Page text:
But stating the obvious, gut churning truth does not make it any less true, because the bottom line is that wannabe cruisers are regular people with a bug up their ass. Whatever our current motivation, most of us start out with careers, real estate, and white-picket-fence goals. By far the majority of cruisers do not self-identify as heroic, brave, or adventurous. We send our kids to school, we go to the Church of Home Depot on Sundays, and we carefully deposit a small amount into our 401(k) each month. Our starting point is so banal, it is unimaginable that in a mere few years we’ll be thousands of miles away hauling in a tuna off an azure coast to the dulcet strains of our children’s urgent screams of encouragement.

And why is it harder for women? I've heard a variety of theories. The one that resonates most strongly for me is the lack of a bathtub on a boat. However, perhaps you identify with the hypothesis that for men there is more support for reaching for the “exotic adventure.” Or maybe you're in the “woman are nesters, men are not” camp. Some of you might find compelling the claim that “women have stronger social ties and rely on them more deeply than men.” Or maybe you've been surrounded by folks who support the theory that children are proof of fragility. Obviously, if you are a mother, you can't be strong, self reliant, and highly capable.

Whatever your personal pet theory, there is broad consensus among the female sailing community that the whole letting go thing is much harder for women. Mind you, there is not unanimity! You can't put five sailors of any gender in a dinghy and get them to agree on the time of day, let alone something as fundamental as this. However, I've got the anecdotes to support my theory. And if you doubt me, go take a poke at the startling volume of cruising literature devoted to the dragged aboard spouse.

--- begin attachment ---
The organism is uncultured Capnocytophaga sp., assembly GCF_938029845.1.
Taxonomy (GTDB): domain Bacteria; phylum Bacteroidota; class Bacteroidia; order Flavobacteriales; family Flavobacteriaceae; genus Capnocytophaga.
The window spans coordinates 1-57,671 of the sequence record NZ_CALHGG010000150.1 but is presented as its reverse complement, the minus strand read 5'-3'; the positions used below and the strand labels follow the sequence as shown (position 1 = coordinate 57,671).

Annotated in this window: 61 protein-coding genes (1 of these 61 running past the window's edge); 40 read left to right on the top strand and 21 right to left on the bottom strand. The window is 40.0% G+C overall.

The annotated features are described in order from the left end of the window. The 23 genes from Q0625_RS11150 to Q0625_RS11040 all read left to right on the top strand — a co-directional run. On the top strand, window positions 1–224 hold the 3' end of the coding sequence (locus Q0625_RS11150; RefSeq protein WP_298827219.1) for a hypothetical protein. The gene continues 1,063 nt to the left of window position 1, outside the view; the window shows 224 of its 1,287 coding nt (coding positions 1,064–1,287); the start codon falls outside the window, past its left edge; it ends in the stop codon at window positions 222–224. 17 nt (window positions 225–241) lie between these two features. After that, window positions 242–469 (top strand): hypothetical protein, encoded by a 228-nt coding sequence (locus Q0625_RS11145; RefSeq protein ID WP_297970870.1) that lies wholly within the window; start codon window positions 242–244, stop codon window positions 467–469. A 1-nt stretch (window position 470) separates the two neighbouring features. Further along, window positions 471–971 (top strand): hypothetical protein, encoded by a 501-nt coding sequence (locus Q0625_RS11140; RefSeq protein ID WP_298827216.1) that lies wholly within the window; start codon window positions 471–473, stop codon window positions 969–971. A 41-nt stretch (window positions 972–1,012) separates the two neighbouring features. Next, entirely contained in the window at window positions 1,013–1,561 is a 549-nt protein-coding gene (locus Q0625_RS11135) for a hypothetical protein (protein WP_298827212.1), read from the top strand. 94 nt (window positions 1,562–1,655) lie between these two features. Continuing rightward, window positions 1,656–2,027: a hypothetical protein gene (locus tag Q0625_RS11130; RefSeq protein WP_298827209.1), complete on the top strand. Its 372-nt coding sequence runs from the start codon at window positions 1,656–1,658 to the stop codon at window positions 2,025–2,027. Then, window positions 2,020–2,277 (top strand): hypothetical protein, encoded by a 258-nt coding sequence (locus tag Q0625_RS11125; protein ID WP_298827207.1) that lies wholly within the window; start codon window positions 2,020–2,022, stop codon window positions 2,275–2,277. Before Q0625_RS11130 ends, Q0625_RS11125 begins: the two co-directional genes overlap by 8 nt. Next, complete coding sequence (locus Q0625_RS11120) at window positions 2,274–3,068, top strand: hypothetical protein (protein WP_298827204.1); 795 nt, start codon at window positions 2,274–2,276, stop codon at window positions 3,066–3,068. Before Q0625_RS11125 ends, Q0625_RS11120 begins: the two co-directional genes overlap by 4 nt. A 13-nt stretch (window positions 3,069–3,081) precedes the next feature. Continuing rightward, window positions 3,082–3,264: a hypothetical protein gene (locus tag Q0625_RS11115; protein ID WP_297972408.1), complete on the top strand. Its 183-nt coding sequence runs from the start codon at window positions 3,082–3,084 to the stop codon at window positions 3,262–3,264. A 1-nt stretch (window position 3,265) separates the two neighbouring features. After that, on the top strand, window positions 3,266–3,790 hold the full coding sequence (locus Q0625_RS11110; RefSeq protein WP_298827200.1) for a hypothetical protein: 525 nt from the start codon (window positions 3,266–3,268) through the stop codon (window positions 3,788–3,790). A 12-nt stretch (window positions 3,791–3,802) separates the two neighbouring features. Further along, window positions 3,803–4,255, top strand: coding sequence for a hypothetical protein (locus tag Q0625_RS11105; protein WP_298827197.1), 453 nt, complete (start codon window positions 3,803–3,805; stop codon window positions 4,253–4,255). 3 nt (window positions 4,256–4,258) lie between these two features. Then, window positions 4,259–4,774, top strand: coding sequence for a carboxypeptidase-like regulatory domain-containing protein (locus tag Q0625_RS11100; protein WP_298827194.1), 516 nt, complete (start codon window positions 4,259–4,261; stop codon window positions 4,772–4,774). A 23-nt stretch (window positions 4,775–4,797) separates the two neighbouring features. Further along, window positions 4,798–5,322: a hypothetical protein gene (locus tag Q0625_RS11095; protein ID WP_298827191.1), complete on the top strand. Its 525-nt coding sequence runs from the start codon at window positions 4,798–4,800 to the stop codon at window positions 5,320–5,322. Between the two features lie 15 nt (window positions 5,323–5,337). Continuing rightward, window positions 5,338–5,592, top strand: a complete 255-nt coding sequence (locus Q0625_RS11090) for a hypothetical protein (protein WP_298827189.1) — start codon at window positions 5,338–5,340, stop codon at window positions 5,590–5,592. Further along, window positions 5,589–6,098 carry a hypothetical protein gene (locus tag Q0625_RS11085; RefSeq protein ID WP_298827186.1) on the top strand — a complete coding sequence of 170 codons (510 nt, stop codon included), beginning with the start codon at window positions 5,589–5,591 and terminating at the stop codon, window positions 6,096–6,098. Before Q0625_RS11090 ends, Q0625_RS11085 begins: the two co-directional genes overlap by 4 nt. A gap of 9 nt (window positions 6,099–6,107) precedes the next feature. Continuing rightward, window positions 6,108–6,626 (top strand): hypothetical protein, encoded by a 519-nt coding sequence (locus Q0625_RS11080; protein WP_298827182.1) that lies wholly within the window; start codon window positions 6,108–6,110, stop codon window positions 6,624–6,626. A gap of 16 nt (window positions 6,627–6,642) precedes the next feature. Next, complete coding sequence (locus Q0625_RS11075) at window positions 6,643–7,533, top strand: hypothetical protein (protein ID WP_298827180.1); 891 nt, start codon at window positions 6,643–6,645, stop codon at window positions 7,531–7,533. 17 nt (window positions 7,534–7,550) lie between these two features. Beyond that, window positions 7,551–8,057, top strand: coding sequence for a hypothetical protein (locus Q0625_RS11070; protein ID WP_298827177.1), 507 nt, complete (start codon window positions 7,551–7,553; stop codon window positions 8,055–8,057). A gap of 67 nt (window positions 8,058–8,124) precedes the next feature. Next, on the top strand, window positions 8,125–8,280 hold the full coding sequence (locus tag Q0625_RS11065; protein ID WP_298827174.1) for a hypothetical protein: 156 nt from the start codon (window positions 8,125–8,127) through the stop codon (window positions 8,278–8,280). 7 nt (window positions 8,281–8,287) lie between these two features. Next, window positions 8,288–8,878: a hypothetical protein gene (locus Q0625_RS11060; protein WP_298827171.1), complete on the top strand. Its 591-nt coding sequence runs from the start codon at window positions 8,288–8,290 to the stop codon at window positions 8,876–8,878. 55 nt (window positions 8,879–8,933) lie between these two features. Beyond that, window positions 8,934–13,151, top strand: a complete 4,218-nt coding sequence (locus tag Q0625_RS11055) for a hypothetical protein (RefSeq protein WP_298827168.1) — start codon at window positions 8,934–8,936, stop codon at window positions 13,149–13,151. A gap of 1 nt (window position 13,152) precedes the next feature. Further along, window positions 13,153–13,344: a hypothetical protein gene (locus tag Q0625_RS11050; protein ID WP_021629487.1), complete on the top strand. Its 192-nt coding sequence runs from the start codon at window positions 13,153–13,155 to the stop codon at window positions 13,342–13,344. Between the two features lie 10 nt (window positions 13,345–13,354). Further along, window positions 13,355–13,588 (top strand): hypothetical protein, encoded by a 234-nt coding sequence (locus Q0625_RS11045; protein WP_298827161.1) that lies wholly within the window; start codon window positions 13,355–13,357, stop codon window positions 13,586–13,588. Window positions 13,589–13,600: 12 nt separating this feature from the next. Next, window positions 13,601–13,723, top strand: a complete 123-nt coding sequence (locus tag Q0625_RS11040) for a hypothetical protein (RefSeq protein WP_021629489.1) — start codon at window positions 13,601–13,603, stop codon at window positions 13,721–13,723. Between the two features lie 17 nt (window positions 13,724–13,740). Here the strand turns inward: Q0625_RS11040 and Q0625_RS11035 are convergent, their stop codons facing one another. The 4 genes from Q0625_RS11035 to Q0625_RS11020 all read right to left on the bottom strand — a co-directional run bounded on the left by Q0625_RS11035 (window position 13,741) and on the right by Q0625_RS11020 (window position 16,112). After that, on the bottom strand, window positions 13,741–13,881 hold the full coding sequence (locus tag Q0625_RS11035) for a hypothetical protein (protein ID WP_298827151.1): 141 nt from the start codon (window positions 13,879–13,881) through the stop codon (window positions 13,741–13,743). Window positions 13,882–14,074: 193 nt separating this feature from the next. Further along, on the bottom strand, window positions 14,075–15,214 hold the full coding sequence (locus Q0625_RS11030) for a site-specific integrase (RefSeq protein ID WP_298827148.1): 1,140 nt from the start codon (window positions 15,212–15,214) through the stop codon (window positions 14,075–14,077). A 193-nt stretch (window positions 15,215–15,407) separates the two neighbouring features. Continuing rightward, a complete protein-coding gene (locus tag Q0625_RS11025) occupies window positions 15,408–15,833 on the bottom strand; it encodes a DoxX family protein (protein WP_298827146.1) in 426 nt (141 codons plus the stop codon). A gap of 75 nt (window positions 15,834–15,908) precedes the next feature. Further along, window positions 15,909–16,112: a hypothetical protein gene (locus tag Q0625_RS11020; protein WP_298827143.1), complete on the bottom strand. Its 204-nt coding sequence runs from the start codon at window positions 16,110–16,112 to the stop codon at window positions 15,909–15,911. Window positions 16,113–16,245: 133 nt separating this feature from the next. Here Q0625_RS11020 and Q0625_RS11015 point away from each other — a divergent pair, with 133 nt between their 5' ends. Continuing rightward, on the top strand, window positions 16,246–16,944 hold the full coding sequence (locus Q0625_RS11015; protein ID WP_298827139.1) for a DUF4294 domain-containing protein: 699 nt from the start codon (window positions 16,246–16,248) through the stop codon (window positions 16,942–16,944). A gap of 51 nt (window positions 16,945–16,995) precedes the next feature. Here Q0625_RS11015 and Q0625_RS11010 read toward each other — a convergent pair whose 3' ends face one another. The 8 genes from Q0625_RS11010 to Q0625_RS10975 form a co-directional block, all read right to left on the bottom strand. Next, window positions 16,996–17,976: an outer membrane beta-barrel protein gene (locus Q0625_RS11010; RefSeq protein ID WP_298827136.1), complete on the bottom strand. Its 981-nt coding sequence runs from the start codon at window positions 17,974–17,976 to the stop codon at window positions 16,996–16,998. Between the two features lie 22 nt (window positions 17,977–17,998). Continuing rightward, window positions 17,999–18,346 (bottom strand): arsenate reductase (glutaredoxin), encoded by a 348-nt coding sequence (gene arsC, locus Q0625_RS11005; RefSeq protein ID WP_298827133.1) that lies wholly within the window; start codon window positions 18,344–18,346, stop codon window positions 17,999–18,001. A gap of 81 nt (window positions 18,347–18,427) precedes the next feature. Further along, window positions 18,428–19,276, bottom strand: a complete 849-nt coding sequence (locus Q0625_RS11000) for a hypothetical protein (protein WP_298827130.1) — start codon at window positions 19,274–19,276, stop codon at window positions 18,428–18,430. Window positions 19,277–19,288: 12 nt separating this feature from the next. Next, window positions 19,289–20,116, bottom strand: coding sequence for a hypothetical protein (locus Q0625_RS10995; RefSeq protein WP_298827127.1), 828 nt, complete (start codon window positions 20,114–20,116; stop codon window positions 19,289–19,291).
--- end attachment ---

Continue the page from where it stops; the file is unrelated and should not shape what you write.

But women are not fragile. Women make great sailors. Women are spectacularly adept at making a life of value and passion and interest even under the worst conditions and in the mankiest of boats. And if women were afraid to do hard things, the species would have long since withered away.

Wow, this is starting to sound like a motivational video. So I’ll conclude with a a gratingly chipper shout into a virtual mike as I bounce at the front of the class, “Leaving is HARD! Feel the burn, ladies!! No pain, no main!!!”

Saturday, July 07, 2007

Every Nook and Cranny

Until Dr C had a mid-life crisis, I hadn't cleaned a toilet since 1985. It was Berkeley and I was a sophomore. Thanks to rent control, I found a three-bedroom apartment near the campus with a total monthly rent less than my latte budget and two resident room mates: a lesbian fashion model and a Turkish gigolo. As they both considered themselves far too beautiful to actually do dishes, I instituted a cleaning tariff. If they wanted me to take over the domestic chores, by dogs they would be pay me to do so. In turn, I would hire people for that.

This is actually a surprisingly satisfactory solution to room mates. When Dr C, my once and future husband, moved in, I saw no reason not to continue the practice. Jaime's arrival cemented my conviction that life was not worth living without Merry Maids. And so it goes.

As part of our cost-cutting measures when I quit my job in 2005, we cut out all the expenses that made a two-income, upwardly yuppifying household possible: day care, private school, lawn service, housekeeper, manicurist. Come to think of it, we cut out hair dresser, vet, and doctor as well substituting them respectively with a large pair of sheers, a dead cat (old age and it was truly tragic), and the Canadian prescription drug industry.